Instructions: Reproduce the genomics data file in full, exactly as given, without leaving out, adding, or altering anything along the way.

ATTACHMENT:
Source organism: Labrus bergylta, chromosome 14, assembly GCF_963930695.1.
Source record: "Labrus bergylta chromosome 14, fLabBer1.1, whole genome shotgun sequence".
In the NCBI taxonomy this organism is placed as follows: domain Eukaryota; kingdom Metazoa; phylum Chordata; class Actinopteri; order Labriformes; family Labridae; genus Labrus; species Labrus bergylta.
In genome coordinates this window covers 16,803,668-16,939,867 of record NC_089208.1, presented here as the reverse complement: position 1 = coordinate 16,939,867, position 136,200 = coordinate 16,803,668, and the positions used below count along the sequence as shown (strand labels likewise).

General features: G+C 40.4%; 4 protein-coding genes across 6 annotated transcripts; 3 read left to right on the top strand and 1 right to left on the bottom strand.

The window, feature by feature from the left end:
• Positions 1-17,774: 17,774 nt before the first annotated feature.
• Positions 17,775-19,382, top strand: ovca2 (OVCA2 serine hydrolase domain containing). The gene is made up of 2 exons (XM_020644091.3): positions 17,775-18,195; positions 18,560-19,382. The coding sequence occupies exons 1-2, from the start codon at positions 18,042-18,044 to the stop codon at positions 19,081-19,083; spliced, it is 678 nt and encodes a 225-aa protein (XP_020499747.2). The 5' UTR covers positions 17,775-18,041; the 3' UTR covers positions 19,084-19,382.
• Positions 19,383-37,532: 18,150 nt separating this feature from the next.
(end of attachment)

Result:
Source organism: Labrus bergylta, chromosome 14, assembly GCF_963930695.1.
Source record: "Labrus bergylta chromosome 14, fLabBer1.1, whole genome shotgun sequence".
In the NCBI taxonomy this organism is placed as follows: domain Eukaryota; kingdom Metazoa; phylum Chordata; class Actinopteri; order Labriformes; family Labridae; genus Labrus; species Labrus bergylta.
In genome coordinates this window covers 16,803,668-16,939,867 of record NC_089208.1, presented here as the reverse complement: position 1 = coordinate 16,939,867, position 136,200 = coordinate 16,803,668, and the positions used below count along the sequence as shown (strand labels likewise).

General features: G+C 40.4%; 4 protein-coding genes across 6 annotated transcripts; 3 read left to right on the top strand and 1 right to left on the bottom strand.

The window, feature by feature from the left end:
• Positions 1-17,774: 17,774 nt before the first annotated feature.
• Positions 17,775-19,382, top strand: ovca2 (OVCA2 serine hydrolase domain containing). The gene is made up of 2 exons (XM_020644091.3): positions 17,775-18,195; positions 18,560-19,382. The coding sequence occupies exons 1-2, from the start codon at positions 18,042-18,044 to the stop codon at positions 19,081-19,083; spliced, it is 678 nt and encodes a 225-aa protein (XP_020499747.2). The 5' UTR covers positions 17,775-18,041; the 3' UTR covers positions 19,084-19,382.
• Positions 19,383-37,532: 18,150 nt separating this feature from the next.